Polar bears could face mass starvation and reproductive failure across the entire Canadian archipelago by the end of the century, suggesting an area once considered a last refuge for the animals may no longer be a very good one, according to a new study.

While polar bears have long been the poster child for climate change, less is understood about the future population in the archipelago, as its narrow channels and complex geography make forecasting and analysis of sea ice difficult. Some earlier work had suggested that polar bears might fare reasonably well in swaths of northern Canada by the end of the century, as sea ice is more resilient there than in some other habitats.

"This area is not going to be the salvation for polar bears ... this is no longer the place of security that we had perhaps hoped it was going to be," said Andrew Derocher, biological sciences professor at University of Alberta and co-author of the study, published in PLOS ONE.

The archipelago sits north of the Canadian mainland and consists of more than 30,000 islands, cut by waterways making up the Northwest Passage.

The research team from Canadian universities found that seven populations of archipelago bears—which currently number in the thousands and constitute roughly a quarter of the global total of the animals—could be in jeopardy after midcentury, as more areas become ice-free for part of the year and longer periods of time. They analyzed projections of future sea ice concentration, snow depth and ice thickness between 2006 and 2100 and compared those estimates to what is known about the energy needs of bears.

No ice, no prey
When habitat is free of sea ice for 180 days, for instance, it's estimated that 9 to 21 percent of adult male polar bears face starvation, with other ages and classes being more vulnerable. Early break up of sea ice in the summer, meanwhile, can cause up to 100 percent reproductive failure in pregnant females, as they must move to land and fast during a critical gestation time.

"Polar bears feed primarily on two species of seals—ringed seals and bearded seals—both of which they have access to from the ice, but not from the land," said Stephen Hamilton, a scientist at University of Alberta and co-author of the paper.

The study reports that four of the populations in the south and central archipelago could witness ice-free conditions five months of the year by century end. Others may see two to four months of ice-free conditions, while they are seeing no ice-free periods now.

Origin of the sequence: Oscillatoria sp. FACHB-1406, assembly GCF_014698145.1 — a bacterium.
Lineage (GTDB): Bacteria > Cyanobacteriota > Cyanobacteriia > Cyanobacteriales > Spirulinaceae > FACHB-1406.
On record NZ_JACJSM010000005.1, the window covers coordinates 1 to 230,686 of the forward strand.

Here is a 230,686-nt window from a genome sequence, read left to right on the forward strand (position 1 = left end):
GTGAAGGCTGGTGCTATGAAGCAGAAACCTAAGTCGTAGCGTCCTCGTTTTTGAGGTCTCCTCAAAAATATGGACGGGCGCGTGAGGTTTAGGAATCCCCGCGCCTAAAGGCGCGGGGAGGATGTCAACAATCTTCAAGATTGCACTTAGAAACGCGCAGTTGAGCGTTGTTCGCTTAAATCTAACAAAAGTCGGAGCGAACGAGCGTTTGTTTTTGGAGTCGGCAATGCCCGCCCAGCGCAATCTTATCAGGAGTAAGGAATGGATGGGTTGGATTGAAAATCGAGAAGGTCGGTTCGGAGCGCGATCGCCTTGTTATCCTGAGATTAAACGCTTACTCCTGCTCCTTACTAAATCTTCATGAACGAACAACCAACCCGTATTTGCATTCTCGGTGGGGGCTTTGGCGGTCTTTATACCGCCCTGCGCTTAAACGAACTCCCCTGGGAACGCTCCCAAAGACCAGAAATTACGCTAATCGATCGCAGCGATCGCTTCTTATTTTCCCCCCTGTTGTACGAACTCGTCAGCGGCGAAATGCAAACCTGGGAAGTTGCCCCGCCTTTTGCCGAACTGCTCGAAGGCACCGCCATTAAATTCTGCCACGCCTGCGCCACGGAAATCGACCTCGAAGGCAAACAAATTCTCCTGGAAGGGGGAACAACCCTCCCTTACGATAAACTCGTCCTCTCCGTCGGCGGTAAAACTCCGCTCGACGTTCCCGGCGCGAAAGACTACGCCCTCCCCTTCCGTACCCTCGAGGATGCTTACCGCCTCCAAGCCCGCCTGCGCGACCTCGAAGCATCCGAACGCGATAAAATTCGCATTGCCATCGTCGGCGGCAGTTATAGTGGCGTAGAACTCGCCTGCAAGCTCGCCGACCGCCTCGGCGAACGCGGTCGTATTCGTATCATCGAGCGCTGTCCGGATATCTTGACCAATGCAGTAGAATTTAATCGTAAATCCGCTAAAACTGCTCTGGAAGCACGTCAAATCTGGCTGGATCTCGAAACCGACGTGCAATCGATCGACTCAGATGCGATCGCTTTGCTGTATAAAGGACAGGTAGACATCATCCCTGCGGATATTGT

Ice also will break up several months earlier, creating a reproductive challenge for females. By 2070, more than 80 percent of the archipelago might experience ice-break up in July, the study says. Snow depth also may halve in most of the studied habitats, creating a food supply problem as ringed seals require 20 centimeters of snow typically, Hamilton said.

Current data on the bears is spotty, although statistics indicate that some of the archipelago populations are stable right now.

Little chance seen for adaptation
"Nevertheless, by 2100 all regions of the study area may cross the critical point of no-return," the paper says. Hamilton said there is little reason to believe that polar bears would adapt to be a terrestrial species, considering historical evidence in the Baltic Sea. Polar bears lived there during the last ice age, for example, but were wiped out after a warming period.

Populations elsewhere already are declining—earlier this month, scientists reported that the polar bear population off Alaska and western Canada declined by at least 25 percent during the first decade of this century (ClimateWire, Nov. 19).

However, the researchers in the new paper use an aggressive emissions scenario, assuming that temperatures will rise by approximately 3 degrees Celsius or more by century's end.

While that is possible according to scientific projections, it is a "worst-case scenario" for emissions, said David Douglas, a research wildlife biologist and polar bear expert at the U.S. Geological Survey. "They are putting all their eggs in the basket of one model," he said.

At the same time, he praised the paper for its downscaling of climate models—which typically have poor resolution of the area—to get a more complete snapshot of what may happen. While scientists have performed similar downscaling, "no one had done it with sea ice to address polar bear habitat."

"It's not just a rehash of the same old stuff," he said.

The study received funding from the Canadian government, along with several other groups, including the Canadian Association of Zoos and Aquariums and the Natural Sciences and Engineering Research Council of Canada.

Reprinted from Climatewire with permission from Environment & Energy Publishing, LLC. www.eenews.net, 202-628-6500